According to Embers owner, Ryan “Apple” Labriola, the team itself had approached the Embers for representation, themselves admitting that Challenger League teams could not justified being salaried and that was what they expected.

June 25th 2019: Phozzo Expresses Concerns About the Embers’ Past as Fibeon Esports

Over a month after, Phozzo (seemingly out of the blue) contacted Labriola out of concern about allegations that had been leveled at the Embers owner regarding his old organisation, Fibeon Esports.

Fibeon Esports was the former organisation owned by Labriola, and had held teams in H1Z1’s short lived esports league as well as the Rocket League Championship Series (RLCS). According to esports consultant Elle “LadyHardcore” Thibeau, the main issue had been with the RLCS roster, where one of the players’ salaries had been two months behind (at the time of her expose), while a further two players had not been paid for a month. Inquiries from players had been met with excuses or silence.

Furthermore, when Evil Geniuses had come knocking with an apparent $5,000 buyout for the team’s contract with one and a half months remaining, Labriola had allegedly demanded $10,000, then blocked the buyout and sent a notice to Evil Geniuses that Fibeon would be filing a legal claim against them. Not only that, he had barred the players from talking to Evil Geniuses (or any other organisation), something that was absent from the player contracts.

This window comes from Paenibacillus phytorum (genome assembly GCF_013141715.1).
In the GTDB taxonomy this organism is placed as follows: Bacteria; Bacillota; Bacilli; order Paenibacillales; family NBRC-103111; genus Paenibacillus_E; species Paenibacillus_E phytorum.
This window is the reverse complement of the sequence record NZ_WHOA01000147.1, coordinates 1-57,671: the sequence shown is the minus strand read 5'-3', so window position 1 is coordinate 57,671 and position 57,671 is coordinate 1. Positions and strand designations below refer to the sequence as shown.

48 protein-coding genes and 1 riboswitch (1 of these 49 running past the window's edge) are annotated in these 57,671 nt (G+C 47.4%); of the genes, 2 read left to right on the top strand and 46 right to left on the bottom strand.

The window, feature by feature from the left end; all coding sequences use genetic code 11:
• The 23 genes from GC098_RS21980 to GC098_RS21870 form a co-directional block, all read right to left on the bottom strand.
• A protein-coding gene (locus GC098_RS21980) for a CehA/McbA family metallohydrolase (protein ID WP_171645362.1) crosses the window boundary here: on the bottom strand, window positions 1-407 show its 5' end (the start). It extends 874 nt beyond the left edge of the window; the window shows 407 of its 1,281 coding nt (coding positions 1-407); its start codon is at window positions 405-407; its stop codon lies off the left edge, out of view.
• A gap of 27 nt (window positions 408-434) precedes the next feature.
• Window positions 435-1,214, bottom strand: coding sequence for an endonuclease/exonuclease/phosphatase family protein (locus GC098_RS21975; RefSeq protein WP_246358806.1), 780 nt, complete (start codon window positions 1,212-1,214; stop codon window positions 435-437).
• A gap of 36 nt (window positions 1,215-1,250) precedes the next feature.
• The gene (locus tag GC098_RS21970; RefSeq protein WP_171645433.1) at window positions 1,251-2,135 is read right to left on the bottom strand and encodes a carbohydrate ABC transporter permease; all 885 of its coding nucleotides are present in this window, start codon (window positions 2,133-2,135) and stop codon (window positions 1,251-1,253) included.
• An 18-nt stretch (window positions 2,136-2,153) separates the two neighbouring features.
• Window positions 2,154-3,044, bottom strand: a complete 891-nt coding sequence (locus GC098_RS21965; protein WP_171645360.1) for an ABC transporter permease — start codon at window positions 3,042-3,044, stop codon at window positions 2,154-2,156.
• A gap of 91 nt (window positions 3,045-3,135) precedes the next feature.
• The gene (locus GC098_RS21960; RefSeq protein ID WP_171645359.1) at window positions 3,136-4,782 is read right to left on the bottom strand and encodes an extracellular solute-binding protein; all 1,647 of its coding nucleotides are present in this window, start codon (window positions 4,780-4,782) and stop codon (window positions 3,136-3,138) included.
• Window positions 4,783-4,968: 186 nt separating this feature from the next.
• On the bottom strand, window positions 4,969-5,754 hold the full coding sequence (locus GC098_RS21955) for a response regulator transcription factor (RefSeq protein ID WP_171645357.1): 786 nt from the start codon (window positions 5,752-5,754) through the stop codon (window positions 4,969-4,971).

With this information having come to light for the players, Phozzo had wanted to know if Labriola’s new organisation, the Pittsburgh Embers, would be able to fulfill their contractual obligations. Points of discussion he had highlighted were jerseys being sent to the players, the validity of the Embers’ claims of having contact with sponsors, and of course the ability to pay the players.

Labriola had then sent over a redacted IRS 1099 tax form for Reed “Chicago” Wilen, Phozzo had apparently been placated and his concerns apparently put to rest.

July 17th 2019 - The Embers Finish Joint-Fifth in Major Qualifiers

It seemed that the Pittsburgh Embers were practicing well and seeing strong results, the first of which was a strong joint-fifth place finish in the Six Major Qualifier for North America -- the furthest a team from the upcoming Challenger League would go. Ahead of them were three Pro League teams -- Team SoloMid, Spacestation Gaming, and Luminosity Gaming -- as well as Leftovers, who would not qualify for the Challenger League.